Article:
- Introduction: social policy post 1994 in South Africa
If the reigning consensus on the South African left is to be believed, a study of attempts to address poverty and inequality in the democratic era will be about absence, not presence of re-distributive policy interventions–it will discuss how this task was avoided, not how it was tackled. Since the adoption in 1996 of the Growth, Employment and Redistribution Strategy (GEAR), this consensus insists, social policy has been set on a ‘neo-liberal’ path in which the role of the market has increased at the expense of government action against poverty and inequality (Desai 2003, Terreblanche 2002, Alexander 2002, Adelzadeh 1996, Bond 2005, Fine 2001, Marais 2011, Saul 2005). This consensus has become virtually hegemonic–to challenge it is to abandon ‘common sense’ or, worse, to identify with free market economics.
But, like many consensuses, this one is subject to challenge. While the evidence does show that the post-1994 order has left the structure of the economy largely intact, contenting itself with opening existing arrangements to black participants (Webster 2013, Friedman 2015), the claim that policy is ‘neo-liberal’, that it retrenches the role of the state in the provision of welfare in favour of the market, does not seem to reconcile with the observed realities as reflected in the evidence and the papers in this volume. In the past two decades, government social programmes have expanded–at least 60 per cent of non-interest spending in the national budget is allocated to social spending and programmes ‘to alleviate poverty’ (National Treasury 2015:iii). The growth of social grants is an obvious example but so are housing programmes, the provision of free anti-retroviral medication to millions of people living with HIV and AIDS and the extension of bulk infrastructure to [End Page 1] urban areas neglected by apartheid (Ferreira 2015; see also papers in this issue by Groenmeyer on social grants and Friedman on the courts and AIDS). A collective bargaining system which extends significant rights to workers and trade unions has survived intact. This is in sharp contrast to those parts of the globe where neo-liberalism, or ‘austerity’, has retrenched government social interventions: an obvious example is contemporary Europe, where cuts in social provision are assumed to be inevitable (eg Margaronis 2015) and in which labour rights have been shrinking.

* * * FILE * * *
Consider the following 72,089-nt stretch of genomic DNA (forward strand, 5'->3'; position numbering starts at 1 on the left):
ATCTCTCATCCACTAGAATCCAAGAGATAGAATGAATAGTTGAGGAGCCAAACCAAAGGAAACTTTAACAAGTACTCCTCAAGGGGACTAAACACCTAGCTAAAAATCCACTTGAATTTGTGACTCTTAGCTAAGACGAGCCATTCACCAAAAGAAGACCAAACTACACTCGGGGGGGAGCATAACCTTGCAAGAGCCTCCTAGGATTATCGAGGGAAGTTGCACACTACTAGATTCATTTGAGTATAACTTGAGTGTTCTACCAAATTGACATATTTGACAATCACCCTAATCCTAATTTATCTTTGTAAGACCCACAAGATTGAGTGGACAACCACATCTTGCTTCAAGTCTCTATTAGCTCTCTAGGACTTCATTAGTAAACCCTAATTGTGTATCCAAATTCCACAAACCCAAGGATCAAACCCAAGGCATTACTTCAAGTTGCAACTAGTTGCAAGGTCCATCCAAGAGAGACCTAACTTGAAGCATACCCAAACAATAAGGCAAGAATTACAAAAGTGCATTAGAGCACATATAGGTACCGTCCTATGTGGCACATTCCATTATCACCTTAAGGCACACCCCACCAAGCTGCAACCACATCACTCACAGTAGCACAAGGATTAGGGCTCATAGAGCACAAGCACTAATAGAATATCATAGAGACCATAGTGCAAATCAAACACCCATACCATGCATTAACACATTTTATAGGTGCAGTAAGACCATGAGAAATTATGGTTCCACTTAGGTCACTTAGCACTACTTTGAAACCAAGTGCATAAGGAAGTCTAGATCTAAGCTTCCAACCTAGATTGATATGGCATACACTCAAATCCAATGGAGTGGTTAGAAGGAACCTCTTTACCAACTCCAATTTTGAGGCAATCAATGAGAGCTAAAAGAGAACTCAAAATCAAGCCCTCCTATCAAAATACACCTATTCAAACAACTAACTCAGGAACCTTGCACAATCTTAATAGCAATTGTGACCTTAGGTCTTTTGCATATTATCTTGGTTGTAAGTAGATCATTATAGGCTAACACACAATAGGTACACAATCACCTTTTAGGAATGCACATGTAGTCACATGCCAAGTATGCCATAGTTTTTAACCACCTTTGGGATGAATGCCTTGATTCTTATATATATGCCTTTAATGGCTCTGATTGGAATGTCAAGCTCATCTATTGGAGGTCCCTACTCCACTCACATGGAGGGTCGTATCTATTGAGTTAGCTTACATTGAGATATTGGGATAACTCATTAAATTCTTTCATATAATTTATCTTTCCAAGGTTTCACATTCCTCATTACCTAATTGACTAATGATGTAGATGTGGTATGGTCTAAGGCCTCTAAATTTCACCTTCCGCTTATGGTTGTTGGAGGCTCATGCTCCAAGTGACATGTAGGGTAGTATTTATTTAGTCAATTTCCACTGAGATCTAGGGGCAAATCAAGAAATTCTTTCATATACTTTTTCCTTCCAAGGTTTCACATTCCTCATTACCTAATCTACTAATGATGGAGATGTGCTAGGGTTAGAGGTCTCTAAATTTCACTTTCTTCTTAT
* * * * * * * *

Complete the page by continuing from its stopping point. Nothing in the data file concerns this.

However, to show that social interventions have expanded is not also to claim that they have been effective in addressing poverty and inequality or even that this was their intention. A critic of government social policy argues that, while there is ‘no lack of pro-poor social assistance’ its impact is ‘disappointing’ (Seekings 2011: 39) even though key areas of government social spending were ‘progressive’ in the sense that they redistributed resources to the poor (2011: 37). Whether policy has reduced poverty is hotly contested in the literature. Some studies find that it has been reduced by projects and policy (Bhorat et al 2014), others challenge this view (Meth 2006). But all agree that the post-apartheid period has seen ‘a significant rise in aggregate income inequality’ (Bhorat and Van der Westhuizen 2012: 9). Since race remains South Africa’s most salient social and political fault-line–and it is a core goal of government policy to narrow racial inequality–it is also significant that inequality remains racialised (Bhorat and Van der Westhuizen 2012: 11). Critics of post-1994 policy are on much firmer ground when they point to its failure to address the legacy of minority rule.
These two realities suggest that characterising the trajectory of the past two decades as ‘neo liberal’ fails to grasp its essential dynamic, one in which social provision has expanded rather than contracted but this expansion has often not produced effective action against poverty and inequality. It also accords undue emphasis to the existence of an internally coherent, planned strategy with ‘neo-liberal’ intentions without considering the political limits of such a strategy in terms of political legitimacy, the effects of popular resistance (‘service delivery’ protests) and the associated political burden of redress on the state. While some programmes have achieved...